With Miami on the doorstep of its first ACC Coastal title, the athletic department and administration have a huge decision to make. There’s no question the Hurricanes are going to get hit hard by NCAA sanctions. The penalties are expected to be announced sometime in the spring of 2013 and a bowl ban is likely to be included. Miami self-imposed a bowl ban last season and it has to be on the table for consideration at the end of this year. Although taking a bowl ban isn’t a bad idea to soften the blow from the NCAA, the Hurricanes should play in the postseason in 2012. If Miami does win its first Coastal title, the players and coaching staff deserve to reap the benefits and play for the ACC Championship in Charlotte. Also, even though most expect the sanctions will be harsh, what if they aren’t? Predicting the future with the NCAA is always difficult, which makes this a tricky situation for Miami. The Hurricanes have to be worried about what happens in the future, but there’s a little momentum building behind coach Al Golden and this year’s team. However, taking a bowl ban would only be another setback for a program that is just 18-16 over the last three years.

Mark Ross: 
If Miami beats Virginia and Duke, the Hurricanes will represent the Coastal in the ACC Championship Game in Charlotte, N.C., and they just need one more win over their last three games to become bowl eligible. Considering any bowl ban for this season would come from the university itself, and not the NCAA, I think the powers that be at "The U" would best be served by deciding against such a strategy. The chances are highly likely that the 'Canes will receive a number of NCAA sanctions and penalties, including some form of a postseason ban, stemming from the investigation into the alleged recruiting violations related to Nevin Shapiro. Even though a self-imposed bowl ban would be an attempt to mitigate the NCAA's pending punishment, I think in this case it would do more harm than good to the program and its fan and alumni base, considering the position the Hurricanes find themselves in. If Miami wins the Coastal, not only would it play in the ACC Championship Game, it would then have a chance to earn a spot in a BCS bowl, and the other benefits associated with that. Even should the 'Canes lose in the ACC title game, they will undoubtedly receive an invitation to one of the conference's better bowls based on their second-place finish. Look, at some point the hammer is going to fall on the football program once more. There's really no reason I see for the school to be the one to swing it first, especially considering how this season could play out.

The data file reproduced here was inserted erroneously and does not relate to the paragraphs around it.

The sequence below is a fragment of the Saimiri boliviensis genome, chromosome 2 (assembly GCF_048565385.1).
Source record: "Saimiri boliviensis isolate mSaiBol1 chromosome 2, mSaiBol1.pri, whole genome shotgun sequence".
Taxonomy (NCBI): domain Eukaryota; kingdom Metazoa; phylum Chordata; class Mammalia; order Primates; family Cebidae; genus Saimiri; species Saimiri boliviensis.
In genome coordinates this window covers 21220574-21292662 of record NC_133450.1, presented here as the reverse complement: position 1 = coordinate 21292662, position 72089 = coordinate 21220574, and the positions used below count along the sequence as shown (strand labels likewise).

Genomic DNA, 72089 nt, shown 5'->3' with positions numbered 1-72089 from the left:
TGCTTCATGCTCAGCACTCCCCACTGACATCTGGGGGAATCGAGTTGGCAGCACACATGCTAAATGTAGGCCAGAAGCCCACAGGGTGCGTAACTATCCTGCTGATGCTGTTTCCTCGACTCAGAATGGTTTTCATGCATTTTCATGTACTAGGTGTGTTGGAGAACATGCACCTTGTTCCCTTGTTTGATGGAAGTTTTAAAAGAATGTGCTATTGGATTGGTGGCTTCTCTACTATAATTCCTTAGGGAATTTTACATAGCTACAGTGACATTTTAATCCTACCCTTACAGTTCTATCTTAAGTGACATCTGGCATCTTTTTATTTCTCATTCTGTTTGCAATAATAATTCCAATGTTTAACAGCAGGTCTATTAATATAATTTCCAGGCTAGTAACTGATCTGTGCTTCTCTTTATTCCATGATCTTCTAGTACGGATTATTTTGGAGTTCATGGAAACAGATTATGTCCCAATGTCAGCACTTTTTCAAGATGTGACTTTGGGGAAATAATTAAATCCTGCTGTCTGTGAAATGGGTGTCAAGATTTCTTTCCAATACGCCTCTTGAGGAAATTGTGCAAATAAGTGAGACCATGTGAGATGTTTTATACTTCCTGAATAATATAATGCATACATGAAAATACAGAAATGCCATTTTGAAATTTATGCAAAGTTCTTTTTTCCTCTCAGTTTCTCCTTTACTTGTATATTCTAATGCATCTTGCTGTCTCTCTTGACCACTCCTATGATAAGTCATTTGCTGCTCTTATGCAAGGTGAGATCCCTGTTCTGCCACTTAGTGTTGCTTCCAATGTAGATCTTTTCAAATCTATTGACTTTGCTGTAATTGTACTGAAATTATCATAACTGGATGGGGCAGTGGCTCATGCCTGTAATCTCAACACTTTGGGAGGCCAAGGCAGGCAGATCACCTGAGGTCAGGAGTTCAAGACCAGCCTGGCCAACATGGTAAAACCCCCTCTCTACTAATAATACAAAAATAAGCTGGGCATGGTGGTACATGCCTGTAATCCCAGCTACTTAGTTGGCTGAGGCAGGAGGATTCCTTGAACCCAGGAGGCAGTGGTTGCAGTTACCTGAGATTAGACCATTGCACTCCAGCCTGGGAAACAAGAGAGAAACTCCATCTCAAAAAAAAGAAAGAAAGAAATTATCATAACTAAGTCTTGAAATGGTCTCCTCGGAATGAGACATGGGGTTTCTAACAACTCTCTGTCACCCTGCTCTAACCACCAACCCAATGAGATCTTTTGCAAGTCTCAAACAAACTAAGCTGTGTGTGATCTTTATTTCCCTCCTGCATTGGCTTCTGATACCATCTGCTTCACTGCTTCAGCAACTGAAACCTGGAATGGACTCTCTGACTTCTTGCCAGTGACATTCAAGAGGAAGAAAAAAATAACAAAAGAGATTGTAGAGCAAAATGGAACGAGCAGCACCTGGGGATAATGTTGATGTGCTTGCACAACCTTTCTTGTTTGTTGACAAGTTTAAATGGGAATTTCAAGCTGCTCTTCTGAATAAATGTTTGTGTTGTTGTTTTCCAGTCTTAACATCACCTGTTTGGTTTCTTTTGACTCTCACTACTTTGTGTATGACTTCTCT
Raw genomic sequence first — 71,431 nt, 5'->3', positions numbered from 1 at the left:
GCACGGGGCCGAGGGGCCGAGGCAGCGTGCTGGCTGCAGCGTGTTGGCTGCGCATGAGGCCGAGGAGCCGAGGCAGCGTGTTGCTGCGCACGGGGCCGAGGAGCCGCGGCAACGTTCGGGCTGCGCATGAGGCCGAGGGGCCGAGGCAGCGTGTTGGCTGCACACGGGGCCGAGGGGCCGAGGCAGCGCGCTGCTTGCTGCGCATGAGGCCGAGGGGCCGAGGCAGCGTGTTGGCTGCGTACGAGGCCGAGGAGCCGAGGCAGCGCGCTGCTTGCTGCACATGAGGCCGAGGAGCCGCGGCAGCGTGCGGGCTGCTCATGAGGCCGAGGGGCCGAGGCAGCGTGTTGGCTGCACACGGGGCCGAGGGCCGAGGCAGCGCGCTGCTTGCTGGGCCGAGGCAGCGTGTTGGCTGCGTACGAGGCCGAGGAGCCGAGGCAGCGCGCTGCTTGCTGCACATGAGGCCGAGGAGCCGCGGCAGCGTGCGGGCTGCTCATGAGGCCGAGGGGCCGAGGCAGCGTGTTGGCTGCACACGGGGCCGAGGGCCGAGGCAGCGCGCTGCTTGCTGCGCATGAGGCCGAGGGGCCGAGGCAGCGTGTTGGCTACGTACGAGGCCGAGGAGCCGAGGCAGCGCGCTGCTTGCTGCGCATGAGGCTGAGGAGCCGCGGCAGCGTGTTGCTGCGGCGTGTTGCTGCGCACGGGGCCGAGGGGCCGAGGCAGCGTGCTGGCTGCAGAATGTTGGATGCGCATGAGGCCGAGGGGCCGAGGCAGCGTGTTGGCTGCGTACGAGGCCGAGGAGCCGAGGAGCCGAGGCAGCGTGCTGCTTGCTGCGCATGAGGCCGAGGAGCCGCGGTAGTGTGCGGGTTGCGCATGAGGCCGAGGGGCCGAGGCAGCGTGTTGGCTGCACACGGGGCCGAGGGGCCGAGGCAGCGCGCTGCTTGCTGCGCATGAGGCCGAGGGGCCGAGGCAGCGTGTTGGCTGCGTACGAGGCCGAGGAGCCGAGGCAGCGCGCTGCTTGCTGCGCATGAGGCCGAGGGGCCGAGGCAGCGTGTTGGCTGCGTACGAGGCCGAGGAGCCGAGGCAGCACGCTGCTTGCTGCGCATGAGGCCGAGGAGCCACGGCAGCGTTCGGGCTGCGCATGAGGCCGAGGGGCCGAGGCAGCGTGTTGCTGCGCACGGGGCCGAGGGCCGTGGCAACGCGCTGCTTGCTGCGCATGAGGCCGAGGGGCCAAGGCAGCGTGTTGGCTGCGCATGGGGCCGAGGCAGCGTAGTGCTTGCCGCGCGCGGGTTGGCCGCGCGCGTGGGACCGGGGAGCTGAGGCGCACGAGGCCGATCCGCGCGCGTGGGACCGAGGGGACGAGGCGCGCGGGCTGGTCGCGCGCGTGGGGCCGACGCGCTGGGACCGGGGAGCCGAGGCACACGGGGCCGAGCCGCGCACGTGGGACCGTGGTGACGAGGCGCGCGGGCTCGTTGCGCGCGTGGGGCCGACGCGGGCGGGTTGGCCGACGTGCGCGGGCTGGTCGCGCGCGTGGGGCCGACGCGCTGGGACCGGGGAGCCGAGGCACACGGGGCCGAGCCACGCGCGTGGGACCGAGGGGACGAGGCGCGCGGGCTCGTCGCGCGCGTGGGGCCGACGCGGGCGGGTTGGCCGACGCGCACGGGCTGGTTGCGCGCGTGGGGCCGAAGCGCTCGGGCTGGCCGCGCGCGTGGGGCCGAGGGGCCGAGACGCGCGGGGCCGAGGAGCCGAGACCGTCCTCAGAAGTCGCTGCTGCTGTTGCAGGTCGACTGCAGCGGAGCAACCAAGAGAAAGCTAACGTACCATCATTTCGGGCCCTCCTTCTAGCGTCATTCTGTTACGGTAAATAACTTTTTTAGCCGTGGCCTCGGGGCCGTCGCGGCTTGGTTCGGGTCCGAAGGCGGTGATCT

Patrick Snow (@AthlonSnowman): 
I do not think so; unless the administration at Miami has a very solid indication from the NCAA (good luck getting a clear picture from them) of how much a self-imposed ban in 2012 would lessen sanctions in the future. The Hurricanes may have an uncertain future with the ongoing investigation, but their current standing is atop the Coastal Division with Virginia and Duke left on the league schedule. Miami has a chance to play in its first-ever ACC Championship Game, and an upset over Florida State or Clemson would equal a BCS/Orange Bowl berth. The Hurricanes imposed a bowl ban last year, and the administration should let Al Golden and his players have a shot at a big-time bowl this season.